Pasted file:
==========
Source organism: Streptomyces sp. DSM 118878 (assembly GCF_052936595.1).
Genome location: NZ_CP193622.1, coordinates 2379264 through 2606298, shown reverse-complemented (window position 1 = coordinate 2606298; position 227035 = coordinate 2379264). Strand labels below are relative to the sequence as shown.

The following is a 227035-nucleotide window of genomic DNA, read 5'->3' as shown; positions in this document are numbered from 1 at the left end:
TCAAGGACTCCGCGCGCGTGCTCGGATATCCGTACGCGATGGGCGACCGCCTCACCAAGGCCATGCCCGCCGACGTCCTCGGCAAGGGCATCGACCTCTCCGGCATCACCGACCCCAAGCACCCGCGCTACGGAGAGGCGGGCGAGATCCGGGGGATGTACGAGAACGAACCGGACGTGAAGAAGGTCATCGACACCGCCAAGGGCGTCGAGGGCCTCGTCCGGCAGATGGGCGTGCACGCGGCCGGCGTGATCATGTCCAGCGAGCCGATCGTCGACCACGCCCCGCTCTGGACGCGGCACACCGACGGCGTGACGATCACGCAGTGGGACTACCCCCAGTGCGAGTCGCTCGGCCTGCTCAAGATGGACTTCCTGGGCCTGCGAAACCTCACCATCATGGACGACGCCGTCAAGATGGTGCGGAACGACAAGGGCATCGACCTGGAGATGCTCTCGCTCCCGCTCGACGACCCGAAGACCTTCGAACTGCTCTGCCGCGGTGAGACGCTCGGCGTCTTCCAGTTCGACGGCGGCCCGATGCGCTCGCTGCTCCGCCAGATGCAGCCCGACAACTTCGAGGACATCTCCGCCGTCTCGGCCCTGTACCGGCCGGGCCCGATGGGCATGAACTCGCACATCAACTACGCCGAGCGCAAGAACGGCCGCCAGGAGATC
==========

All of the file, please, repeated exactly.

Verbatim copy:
Source organism: Streptomyces sp. DSM 118878 (assembly GCF_052936595.1).
Genome location: NZ_CP193622.1, coordinates 2379264 through 2606298, shown reverse-complemented (window position 1 = coordinate 2606298; position 227035 = coordinate 2379264). Strand labels below are relative to the sequence as shown.

The following is a 227035-nucleotide window of genomic DNA, read 5'->3' as shown; positions in this document are numbered from 1 at the left end:
TCAAGGACTCCGCGCGCGTGCTCGGATATCCGTACGCGATGGGCGACCGCCTCACCAAGGCCATGCCCGCCGACGTCCTCGGCAAGGGCATCGACCTCTCCGGCATCACCGACCCCAAGCACCCGCGCTACGGAGAGGCGGGCGAGATCCGGGGGATGTACGAGAACGAACCGGACGTGAAGAAGGTCATCGACACCGCCAAGGGCGTCGAGGGCCTCGTCCGGCAGATGGGCGTGCACGCGGCCGGCGTGATCATGTCCAGCGAGCCGATCGTCGACCACGCCCCGCTCTGGACGCGGCACACCGACGGCGTGACGATCACGCAGTGGGACTACCCCCAGTGCGAGTCGCTCGGCCTGCTCAAGATGGACTTCCTGGGCCTGCGAAACCTCACCATCATGGACGACGCCGTCAAGATGGTGCGGAACGACAAGGGCATCGACCTGGAGATGCTCTCGCTCCCGCTCGACGACCCGAAGACCTTCGAACTGCTCTGCCGCGGTGAGACGCTCGGCGTCTTCCAGTTCGACGGCGGCCCGATGCGCTCGCTGCTCCGCCAGATGCAGCCCGACAACTTCGAGGACATCTCCGCCGTCTCGGCCCTGTACCGGCCGGGCCCGATGGGCATGAACTCGCACATCAACTACGCCGAGCGCAAGAACGGCCGCCAGGAGATC